Bad Company was a bluesy, hard rock group from the 1970s with Paul Rodgers as the lead vocalist from a band called Free with one song that I know of by them called All Right Now. Mick Ralphs was the guitarist for Bad Company. His guitar playing is similar to that of Mick Jones’, another Mick, from Foreigner, due to how incredibly average they both were. Bad Company had a string of hits that I really like, and I frequently listen to their greatest hits album called 10 from 6. I also have their Anthology album, but I don’t listen to it too often because it’s a little too much of Bad Company for me. I have their 10 From 6 album on hard copy. Bad Company I feel gets a bad rap from critics because they never strayed far away from the successful sound they had on their first album. The question is are the critics right or should you stick with a good thing when you have it?
Bad Company released their first album called Bad Company in 1974 with two hit singles called Can’t Get Enough and Moving On. Their album was a big success and they were considered one of the first successful super groups in the 1970s. A super group has all of its members from previous groups with Cream and Chickenfoot as some examples. Bad Company followed their first album with Straight Shooter featuring the hit single, Feel Like Making Love.
Bad Company toured with their third album called Run With the Pack with a former member of Free named Paul Kossoff. Run With the Pack was their first platinum selling album. Burning Sky was their fourth album, which faired poorly, but was followed by Desolation Angels, which was another platinum selling album.
In the late 1970s Bad Company became disenchanted with playing in large stadiums. Also, Peter Grant, who was both the manager for Led Zeppelin and Bad Company, stopped managing them when Bonham for Led Zeppelin died and it caused the band to drift apart. According to Simon Kirke, a member of Bad Company, “Peter Grant was the glue that held the group together”, and once he left the band began to decline.
The band was on hiatus for three years and then made their infamously lackluster Rough Diamonds album in 1982 as the sixth and final studio album with Paul Rodgers as the lead vocalist. Paul Rodgers would go on to make a couple of albums with Jimmy Paige for a short lived super group called The Firm in the 1980s. Paul Rodgers left the group after Rough Diamonds. and the rest of the music group disbanded. They released a live album in 2006.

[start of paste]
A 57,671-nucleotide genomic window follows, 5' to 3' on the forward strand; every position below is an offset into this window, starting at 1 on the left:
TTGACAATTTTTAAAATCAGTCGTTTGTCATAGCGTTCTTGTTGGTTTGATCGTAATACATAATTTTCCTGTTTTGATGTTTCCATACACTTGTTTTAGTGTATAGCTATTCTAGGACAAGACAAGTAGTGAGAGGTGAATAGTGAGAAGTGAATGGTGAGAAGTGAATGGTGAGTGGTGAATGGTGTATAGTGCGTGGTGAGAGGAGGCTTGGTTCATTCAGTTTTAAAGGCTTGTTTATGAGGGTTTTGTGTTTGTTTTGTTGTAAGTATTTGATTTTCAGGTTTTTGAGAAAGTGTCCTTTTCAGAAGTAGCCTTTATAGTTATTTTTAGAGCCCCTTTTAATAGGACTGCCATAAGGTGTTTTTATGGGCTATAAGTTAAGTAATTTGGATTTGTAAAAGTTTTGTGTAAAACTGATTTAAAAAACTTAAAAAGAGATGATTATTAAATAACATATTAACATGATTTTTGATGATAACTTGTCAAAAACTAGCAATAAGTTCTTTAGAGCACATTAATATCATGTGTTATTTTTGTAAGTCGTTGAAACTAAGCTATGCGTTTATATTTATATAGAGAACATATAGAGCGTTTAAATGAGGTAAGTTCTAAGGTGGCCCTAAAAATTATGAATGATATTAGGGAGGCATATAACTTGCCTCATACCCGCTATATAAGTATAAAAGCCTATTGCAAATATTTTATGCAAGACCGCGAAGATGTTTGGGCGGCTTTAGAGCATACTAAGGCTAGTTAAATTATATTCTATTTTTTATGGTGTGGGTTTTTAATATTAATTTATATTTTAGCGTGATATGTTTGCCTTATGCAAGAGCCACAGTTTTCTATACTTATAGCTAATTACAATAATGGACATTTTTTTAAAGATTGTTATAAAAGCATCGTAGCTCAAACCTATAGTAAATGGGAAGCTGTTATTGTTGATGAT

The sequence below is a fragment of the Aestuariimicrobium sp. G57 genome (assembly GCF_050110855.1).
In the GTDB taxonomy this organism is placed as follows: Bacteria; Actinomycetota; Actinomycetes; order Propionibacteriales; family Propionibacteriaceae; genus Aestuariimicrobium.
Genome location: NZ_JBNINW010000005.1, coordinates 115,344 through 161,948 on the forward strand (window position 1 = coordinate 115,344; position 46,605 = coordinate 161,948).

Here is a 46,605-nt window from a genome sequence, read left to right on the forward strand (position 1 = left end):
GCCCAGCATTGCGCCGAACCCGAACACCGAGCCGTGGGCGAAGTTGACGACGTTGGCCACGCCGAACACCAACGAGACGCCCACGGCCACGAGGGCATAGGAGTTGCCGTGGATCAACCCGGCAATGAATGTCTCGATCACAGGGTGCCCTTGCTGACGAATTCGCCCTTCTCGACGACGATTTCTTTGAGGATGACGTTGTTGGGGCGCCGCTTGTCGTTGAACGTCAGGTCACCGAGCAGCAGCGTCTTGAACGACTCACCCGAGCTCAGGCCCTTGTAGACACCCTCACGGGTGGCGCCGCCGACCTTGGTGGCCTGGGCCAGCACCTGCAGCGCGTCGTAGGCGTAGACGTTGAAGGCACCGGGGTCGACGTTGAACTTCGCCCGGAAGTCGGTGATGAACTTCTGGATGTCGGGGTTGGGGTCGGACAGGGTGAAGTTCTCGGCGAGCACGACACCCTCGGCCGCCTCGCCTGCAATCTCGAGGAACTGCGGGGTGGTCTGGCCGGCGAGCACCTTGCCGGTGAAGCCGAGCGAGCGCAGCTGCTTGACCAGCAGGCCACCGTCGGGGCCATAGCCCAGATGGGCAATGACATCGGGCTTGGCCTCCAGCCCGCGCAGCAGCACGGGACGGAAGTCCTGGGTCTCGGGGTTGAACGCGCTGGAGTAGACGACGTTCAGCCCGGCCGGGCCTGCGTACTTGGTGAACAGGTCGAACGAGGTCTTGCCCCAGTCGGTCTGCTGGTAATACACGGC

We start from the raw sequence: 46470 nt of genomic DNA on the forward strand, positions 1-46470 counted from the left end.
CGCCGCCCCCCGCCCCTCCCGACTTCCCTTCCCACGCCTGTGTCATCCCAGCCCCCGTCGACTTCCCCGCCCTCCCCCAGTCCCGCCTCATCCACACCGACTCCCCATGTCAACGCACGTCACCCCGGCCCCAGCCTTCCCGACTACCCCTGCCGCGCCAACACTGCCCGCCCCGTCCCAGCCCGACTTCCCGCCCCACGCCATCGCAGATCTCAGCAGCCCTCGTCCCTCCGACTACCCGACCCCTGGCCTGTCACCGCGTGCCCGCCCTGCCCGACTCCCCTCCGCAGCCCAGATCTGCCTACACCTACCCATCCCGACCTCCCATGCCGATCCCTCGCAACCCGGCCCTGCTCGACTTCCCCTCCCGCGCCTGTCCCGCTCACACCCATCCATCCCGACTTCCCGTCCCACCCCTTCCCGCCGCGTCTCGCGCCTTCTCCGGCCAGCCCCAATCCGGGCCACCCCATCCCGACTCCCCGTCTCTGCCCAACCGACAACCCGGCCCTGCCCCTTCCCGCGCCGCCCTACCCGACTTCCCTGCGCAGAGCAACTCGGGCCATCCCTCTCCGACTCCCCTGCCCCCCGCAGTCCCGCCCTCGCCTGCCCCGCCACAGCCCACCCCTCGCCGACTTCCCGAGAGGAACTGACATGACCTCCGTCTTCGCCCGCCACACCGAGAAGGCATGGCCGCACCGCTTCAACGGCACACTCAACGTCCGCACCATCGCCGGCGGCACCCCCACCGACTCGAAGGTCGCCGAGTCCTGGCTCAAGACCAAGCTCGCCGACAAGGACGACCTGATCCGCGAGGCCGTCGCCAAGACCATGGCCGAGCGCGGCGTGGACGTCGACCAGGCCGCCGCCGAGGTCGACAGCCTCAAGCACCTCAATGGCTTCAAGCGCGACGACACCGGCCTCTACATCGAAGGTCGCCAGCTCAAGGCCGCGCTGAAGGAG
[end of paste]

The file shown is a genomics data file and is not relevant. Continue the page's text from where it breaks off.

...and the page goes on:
The third album called Run With the Pack was poorly received by critics. William Ruhlman wrote that Run With the Pack was the same style as their first two albums, which was unusually restrictive. He wrote that the band adding strings for Run With the Pack, the song, was a pretension and not a new direction. He also wrote that these were all reasons for Bad Company’s third album not selling as well and that they should have been paying attention to the warning signs with declining sales and charting performance, but is it fair to rule off Bad Company as being “more of the same” with every album?
Bad Company always tried to stress their strongest point of Paul Rodgers’ vocals. Bad Company’s guitar work, writing and rhythm section were all incredibly average, but Paul Rodgers according to Rolling Stone Magazine was one of the hundred best vocalists ever. Looking at Bad Company as a vehicle for Paul Rodgers’ vocals with their bluesy, gritty, blue collar effect, it would make sense for Bad Company to stick to a formula that Paul Rodgers was good at singing.
Bad Company’s music might have stayed the same, but this is one of the few times that I will have to disagree with my favorite online journalism network, Allmusic.com, when I say that sticking with a similar style was actually a good idea for Bad Company to do.